Someone I loved once gave me a box full of darkness.
It took me years to understand that this too, was a gift.
~ Mary Oliver
I am thinking this morning of Aimee Mann’s song, Wise Up (from the movie, Magnolia). In particular, the chorus, which says: It’s not going to stop, until you wise up.
Earlier in the week I told a friend I believed this time we are living in is miraculous. There’s an awakening and a return to sanity happening. I said we should, “all wear party hats and use noisemakers in celebration over the fact that we are alive to see it.” A change this big hasn’t happened in thousands of years.
Then, yesterday happened.
It happened again. Another lunatic with a gun.
And this morning parents are planning funerals for twenty children between the ages of six and seven.
When will we wise up?
I sit at the computer staring into the darkness of human nature, wondering how to make the child inside me stop crying. How do we salvage something – some glint of light – from abject horror? Tightening our gun laws? Providing better access to mental health care? Paying attention to the warning signs that someone is hanging by a thread?
Maybe. But those are symptoms of deeper, more pervasive problems. How do we address the disease in our society? The sickness, raw anger, pain, hopelessness. We cannot address the problem using the same mind set that created it.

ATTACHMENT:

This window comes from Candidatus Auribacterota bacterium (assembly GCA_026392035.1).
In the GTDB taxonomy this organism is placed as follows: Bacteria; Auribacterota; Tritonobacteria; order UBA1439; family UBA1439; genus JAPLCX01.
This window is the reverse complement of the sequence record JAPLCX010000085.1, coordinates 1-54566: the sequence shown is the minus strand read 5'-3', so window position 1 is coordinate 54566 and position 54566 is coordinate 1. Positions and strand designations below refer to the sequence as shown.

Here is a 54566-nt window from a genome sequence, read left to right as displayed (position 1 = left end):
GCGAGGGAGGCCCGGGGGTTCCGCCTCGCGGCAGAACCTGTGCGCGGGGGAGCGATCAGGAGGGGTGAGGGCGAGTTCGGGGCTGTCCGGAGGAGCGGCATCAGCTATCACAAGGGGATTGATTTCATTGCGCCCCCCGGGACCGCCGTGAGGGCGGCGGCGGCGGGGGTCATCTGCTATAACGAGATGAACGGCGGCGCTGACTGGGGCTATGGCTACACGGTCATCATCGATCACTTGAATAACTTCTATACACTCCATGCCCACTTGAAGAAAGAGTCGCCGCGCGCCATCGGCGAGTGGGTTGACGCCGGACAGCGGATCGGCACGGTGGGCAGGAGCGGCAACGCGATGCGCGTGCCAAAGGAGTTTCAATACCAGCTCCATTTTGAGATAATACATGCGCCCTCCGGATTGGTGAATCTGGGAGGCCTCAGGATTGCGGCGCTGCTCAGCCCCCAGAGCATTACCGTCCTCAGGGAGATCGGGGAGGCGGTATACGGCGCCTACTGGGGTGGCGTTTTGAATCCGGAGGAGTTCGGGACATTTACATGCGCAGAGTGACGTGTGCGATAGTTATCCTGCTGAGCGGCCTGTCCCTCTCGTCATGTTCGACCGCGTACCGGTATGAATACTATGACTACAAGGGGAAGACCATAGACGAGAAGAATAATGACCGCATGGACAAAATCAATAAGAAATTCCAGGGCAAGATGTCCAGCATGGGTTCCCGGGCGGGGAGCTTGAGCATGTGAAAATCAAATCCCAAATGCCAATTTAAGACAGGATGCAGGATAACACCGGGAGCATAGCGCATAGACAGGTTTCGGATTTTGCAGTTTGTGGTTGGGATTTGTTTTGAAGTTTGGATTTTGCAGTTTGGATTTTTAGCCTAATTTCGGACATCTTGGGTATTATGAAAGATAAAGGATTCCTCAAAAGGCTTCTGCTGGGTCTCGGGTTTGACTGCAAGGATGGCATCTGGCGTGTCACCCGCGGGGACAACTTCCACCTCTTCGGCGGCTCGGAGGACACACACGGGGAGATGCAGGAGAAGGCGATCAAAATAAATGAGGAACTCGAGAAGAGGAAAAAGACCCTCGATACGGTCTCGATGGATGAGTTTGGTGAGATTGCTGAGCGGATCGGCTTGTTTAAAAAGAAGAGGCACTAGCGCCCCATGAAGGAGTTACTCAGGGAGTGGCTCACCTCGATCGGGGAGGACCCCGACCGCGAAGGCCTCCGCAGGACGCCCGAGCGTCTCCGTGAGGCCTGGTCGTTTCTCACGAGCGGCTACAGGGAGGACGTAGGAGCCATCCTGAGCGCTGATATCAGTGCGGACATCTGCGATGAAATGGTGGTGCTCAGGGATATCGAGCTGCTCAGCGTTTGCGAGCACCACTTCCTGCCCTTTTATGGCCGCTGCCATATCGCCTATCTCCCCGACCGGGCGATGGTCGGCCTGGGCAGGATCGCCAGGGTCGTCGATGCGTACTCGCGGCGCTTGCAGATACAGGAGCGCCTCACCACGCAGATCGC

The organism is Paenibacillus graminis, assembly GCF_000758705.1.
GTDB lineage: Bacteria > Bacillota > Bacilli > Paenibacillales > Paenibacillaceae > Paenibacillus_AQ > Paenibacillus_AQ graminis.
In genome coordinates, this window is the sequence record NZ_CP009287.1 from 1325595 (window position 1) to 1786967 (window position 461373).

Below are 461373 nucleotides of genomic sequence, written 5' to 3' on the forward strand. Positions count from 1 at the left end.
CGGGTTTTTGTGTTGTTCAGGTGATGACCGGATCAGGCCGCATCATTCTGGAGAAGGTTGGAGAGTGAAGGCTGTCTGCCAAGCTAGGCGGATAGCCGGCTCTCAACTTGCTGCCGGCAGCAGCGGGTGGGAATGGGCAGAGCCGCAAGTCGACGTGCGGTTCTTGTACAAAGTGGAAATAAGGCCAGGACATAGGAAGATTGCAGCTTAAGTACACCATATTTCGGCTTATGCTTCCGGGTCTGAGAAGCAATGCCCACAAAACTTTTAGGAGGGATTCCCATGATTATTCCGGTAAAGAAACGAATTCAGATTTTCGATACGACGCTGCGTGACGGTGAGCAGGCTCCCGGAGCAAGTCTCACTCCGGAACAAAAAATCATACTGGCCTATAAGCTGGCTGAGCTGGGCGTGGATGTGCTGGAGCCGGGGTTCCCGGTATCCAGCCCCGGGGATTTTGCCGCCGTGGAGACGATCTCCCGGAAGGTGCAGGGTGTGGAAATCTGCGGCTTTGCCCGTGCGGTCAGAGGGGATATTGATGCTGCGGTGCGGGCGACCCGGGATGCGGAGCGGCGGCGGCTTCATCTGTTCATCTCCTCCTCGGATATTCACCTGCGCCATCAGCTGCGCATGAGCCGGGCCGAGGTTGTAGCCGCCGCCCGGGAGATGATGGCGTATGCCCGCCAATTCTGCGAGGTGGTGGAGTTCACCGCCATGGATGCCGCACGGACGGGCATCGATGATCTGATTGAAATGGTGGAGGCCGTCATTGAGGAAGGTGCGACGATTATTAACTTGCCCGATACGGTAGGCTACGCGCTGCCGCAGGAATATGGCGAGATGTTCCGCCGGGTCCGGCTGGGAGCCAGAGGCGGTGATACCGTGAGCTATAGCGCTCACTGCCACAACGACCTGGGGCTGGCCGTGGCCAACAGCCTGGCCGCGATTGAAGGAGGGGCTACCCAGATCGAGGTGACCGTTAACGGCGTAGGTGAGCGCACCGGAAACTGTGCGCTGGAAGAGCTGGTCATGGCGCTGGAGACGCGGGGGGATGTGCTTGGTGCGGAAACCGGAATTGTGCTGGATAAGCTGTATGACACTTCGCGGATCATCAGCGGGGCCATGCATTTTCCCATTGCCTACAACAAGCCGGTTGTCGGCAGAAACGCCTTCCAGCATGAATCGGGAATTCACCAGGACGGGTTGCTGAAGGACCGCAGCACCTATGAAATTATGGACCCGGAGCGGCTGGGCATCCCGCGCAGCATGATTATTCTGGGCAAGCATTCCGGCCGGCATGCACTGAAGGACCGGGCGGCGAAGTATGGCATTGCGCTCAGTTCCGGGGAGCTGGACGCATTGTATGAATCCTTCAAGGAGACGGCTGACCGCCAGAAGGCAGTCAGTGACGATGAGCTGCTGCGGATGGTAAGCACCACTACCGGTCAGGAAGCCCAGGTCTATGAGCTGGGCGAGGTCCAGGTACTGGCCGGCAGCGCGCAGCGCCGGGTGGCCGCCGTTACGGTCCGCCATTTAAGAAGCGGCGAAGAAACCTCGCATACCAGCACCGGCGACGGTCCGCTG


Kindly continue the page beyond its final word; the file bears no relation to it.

Transformation often involves death, whether it is a literal death or a metaphorical one. And this society — this way of being in the world — is dying. We are on notice. Change or face the consequences. Dire consequences.
How do we unpack this loss?
I got up and did my morning prayers, made a pot of coffee, and snuggled with my little licorice stick of a cat with his luxurious black muff tail. I turned on the Christmas tree and examined the various bits of my childhood that hang on its branches. The delicate doe ornament with a pink ribbon painted around its neck, its body made of opaque glass. The wooden wreath sprinkled with glitter. The bright green pickle. The hand-painted glass globe. The angel scooping sand at the sea shore. I saw my mother’s love on every branch.
Love. Or fear.
Those are the choices. We know the dark terrain of fear well. We’ve mapped it and surveyed it and measured it repeatedly over the last two hundred years. It hasn’t served us. It hasn’t helped us be less afraid. It has only stymied our growth, and blocked us from seeing our true nature — which is imbued with kindness, compassion, reverence.
Enough tears. Enough talk. It is time to become love. Love for each other. Love for this planet and all its creatures. Love that can foster humility, forgiveness, and peace.
There is a gift in this darkness.
Yes, even this.
© 2012 Shavawn M. Berry All rights reserved
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